Objects of Desire
This month at Art Historical London, I shall be presenting the start of a mini-series of online lectures focusing on craft industries of the medieval Islamic world that filtered into Western Europe – a perfect lock-down diversion for anybody wanting some mental and visual stimulation! They run on Tuesdays, 16th – 30th June from 1.00 – 2.00 pm, organized and hosted by art historian Mariska Beekenkamp-Vladimiroff
To start with, I shall be tracing the history of Lustreware Ceramics – a technique that was invented in Iraq way back in the 9th century under the ‘Abbassid Caliphs. These rare treasures are held at the Metropolitan Museum of Art, New York, The Museum of Islamic Art, Berlin, and the British Museum, London – archaeological finds from the ancient ghost city of Samarra that sunk into the sands by the Tigris river more than a thousand years ago.
This was the origin of centuries of fascination with this gleaming, iridescent pottery glaze, described by a 14th century Persian potter as being “Like the Light of the Sun”, and later adopted by 19th century ceramicist William de Morgan, one of the pioneers of the Arts and Crafts movement in Britain.
The V&A museum in London houses a huge archive of William de Morgan’s pottery and drawings, and it was my pleasure to spend hours of research on the museum’s online database enraptured by his creativity. De Morgan drew his inspiration from the Islamic world, and his archive contains hundreds of drawings that he made from Iznik and Damascus pottery, as well as the distinctive Manises lustreware of Southern Spain – another chapter in the story of how lustreware came to Europe.
The telling of this story and the others in my series, illustrated with sumptuous images of desirable objects from the Museum collections, arose from my research for new courses for the Art History faculty at the City Literary Institute in London, where I have been teaching since 2017.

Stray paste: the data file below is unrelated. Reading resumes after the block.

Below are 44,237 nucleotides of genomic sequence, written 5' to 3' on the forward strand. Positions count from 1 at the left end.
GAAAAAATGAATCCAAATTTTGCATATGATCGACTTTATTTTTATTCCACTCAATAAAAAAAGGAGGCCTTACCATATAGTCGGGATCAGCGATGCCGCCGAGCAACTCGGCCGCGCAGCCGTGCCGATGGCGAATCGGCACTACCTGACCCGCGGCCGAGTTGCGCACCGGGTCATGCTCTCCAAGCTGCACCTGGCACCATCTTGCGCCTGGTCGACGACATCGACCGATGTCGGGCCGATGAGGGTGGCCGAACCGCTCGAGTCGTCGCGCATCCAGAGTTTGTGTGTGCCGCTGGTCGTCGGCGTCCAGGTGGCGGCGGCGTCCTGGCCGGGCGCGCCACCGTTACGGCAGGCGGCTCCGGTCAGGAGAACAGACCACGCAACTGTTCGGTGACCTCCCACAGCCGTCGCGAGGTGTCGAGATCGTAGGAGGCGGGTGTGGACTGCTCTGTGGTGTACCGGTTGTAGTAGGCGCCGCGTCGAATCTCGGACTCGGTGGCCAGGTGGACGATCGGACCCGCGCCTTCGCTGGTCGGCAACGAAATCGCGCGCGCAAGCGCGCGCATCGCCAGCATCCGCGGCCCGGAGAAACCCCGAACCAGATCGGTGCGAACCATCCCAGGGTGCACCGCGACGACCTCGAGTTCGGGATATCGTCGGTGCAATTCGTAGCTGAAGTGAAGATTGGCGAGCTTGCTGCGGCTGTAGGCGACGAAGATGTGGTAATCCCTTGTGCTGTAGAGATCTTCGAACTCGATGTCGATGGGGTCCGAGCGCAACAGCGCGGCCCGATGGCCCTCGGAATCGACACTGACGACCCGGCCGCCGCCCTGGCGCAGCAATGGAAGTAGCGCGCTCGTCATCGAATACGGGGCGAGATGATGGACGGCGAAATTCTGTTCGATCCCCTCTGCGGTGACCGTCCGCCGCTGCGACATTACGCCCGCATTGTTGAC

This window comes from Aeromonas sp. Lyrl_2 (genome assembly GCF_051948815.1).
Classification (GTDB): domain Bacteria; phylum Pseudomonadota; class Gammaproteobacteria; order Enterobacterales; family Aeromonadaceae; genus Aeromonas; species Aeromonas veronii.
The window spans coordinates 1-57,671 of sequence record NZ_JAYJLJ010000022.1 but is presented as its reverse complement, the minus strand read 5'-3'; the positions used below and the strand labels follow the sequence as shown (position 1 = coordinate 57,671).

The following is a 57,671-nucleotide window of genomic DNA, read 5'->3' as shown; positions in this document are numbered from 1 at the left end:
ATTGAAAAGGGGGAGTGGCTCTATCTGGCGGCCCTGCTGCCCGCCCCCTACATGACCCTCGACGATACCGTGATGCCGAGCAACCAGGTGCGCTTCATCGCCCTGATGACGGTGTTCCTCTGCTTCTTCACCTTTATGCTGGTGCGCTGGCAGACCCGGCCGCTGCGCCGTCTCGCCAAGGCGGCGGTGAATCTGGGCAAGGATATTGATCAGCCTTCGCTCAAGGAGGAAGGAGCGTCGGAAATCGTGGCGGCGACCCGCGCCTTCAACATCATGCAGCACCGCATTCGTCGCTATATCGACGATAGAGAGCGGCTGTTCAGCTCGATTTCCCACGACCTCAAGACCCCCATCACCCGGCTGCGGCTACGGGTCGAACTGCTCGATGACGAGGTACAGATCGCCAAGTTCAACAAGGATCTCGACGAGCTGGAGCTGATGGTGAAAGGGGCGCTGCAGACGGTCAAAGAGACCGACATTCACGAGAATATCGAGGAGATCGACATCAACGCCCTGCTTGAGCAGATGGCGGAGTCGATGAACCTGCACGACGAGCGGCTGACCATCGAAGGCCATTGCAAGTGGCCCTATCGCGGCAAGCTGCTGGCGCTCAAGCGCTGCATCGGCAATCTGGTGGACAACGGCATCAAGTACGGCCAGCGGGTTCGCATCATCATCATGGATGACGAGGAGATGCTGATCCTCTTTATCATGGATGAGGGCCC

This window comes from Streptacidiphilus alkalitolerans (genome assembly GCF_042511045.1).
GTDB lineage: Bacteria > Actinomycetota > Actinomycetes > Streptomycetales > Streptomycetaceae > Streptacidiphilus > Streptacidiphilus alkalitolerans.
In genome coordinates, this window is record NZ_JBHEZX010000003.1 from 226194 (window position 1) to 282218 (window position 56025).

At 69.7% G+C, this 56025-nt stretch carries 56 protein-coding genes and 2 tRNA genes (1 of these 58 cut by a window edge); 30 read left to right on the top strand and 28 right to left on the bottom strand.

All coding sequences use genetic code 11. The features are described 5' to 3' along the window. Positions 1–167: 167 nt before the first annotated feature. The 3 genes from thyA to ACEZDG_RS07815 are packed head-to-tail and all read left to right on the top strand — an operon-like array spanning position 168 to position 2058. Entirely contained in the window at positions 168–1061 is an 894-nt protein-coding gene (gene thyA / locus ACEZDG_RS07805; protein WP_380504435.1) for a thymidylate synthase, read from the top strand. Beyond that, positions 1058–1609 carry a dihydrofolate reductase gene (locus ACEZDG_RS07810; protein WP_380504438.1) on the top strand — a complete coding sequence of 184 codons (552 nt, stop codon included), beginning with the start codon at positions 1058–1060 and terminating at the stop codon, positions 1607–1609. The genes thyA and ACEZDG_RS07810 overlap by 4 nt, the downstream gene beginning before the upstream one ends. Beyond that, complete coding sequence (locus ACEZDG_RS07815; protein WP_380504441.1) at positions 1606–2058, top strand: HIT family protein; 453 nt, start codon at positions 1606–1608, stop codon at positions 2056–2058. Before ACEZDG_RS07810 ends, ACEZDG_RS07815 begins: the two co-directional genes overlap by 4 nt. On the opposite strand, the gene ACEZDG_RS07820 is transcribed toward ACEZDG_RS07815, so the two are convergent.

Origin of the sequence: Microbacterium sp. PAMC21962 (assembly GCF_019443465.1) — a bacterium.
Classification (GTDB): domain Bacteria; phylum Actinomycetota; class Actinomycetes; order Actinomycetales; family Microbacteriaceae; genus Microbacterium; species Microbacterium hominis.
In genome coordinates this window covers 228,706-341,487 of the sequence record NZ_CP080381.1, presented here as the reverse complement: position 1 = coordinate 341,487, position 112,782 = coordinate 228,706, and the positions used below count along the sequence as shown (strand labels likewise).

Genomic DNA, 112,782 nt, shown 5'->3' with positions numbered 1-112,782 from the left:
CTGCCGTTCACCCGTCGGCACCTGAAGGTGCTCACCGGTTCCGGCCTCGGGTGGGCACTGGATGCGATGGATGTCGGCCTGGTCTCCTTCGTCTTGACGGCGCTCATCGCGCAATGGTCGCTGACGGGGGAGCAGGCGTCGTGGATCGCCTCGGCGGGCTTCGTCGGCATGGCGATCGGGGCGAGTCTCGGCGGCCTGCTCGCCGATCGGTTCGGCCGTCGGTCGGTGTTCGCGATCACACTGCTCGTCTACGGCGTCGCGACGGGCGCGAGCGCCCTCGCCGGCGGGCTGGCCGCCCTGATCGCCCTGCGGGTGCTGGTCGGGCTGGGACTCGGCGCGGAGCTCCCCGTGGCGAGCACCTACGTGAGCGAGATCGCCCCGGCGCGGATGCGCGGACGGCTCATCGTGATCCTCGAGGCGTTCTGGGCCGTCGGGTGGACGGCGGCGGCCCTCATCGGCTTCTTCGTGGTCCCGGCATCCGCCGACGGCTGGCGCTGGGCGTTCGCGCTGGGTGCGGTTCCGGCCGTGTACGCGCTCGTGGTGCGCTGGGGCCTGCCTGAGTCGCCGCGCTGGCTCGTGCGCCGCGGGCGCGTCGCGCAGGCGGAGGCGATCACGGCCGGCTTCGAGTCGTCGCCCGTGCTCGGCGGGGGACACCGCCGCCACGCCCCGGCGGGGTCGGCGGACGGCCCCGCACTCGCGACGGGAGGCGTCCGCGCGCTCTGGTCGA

One of the pleasures of teaching Art History at the City Lit is that I get the freedom to design my own courses. As many of my students want to return term after term, I am constantly thinking up new topics to add to my core subjects on medieval and early modern Islamic art and design. This presents a constant challenge, but a very inspiring one. And I find a great deal of my inspiration comes from trawling the Leviathan online collections databases of the great museums.
My favourite haunts are the databases of the Victoria and Albert Museum, the British Museum (both in London), the Metropolitan Museum of Art (New York), and The David Collection (Copenhagen)*. The first three are truly monumental, each with around a million images and object descriptions, and it takes a while before you understand the best Keywords to enter for a search. Then you might get anything up to 5,000 entries – so be prepared for a long session!
Some of the object descriptions include helpful essays by the curators, and in the case of the Metropolitan Museum, there is a whole section devoted to related essays in the Heilbrunn Timeline of Art History. Taken together, museums databases present some of the most powerful online learning and research tools for those inclined to spend the time.
Lustreware is out of this world. A former potter, I am mortified that I did not know the technique originated in Iraq such a long time ago.
Thank you for elaborating about the ins and out of museum online navigation, any clarification is very much appreciated.
Thankyou for your comment. and please do sign onto the lecture on the 16th June (1.00 – 2.00 pm) if you have the time – there will also be handouts available from the Art Historical London website.
I am fascinated that you are a potter – did you work with lustre glazes?
Salut, Anita! I was a potter in NYC during the 1970s, so a long time ago. The owner of the studio did at times use lustre glazes as accents in her work which often incorporated insect shapes. My focus was on carved porcelain & celadon glazes though my passion for all things ceramic originated with a paternal aunt who kept a Brooklyn shop in the 1940s-50s where she handpainted with lustre ware that was already fired, glazed, and produced by someone else. As a small child I would wander into her walk-in kiln as she was loading it up mostly with dinner sets destined for wedding gifts. She did a dinner plate to celebrate my birthday; my name and the stars around it was done in gold which I no longer have but will never forget. In another NYC studio, a similar metallic effect was achieved by sprinkling dry metallic oxides on stoneware bisque pieces covered with liquid glazes which were then fired. Mottled glints of bronze and silver would result.
I will put your lecture on my calendar!
What a fascinating history Michelle! Thankyou so much for sharing. William de morgan actually used pre-manufactured and glazed pottery on which he painted his lustre glazes for a second firing, so I guess that division of labour was common. I look forward to your presence (though I may not be able to see you) – Mariska (see above) will guide us through all the logistics of the online lecture!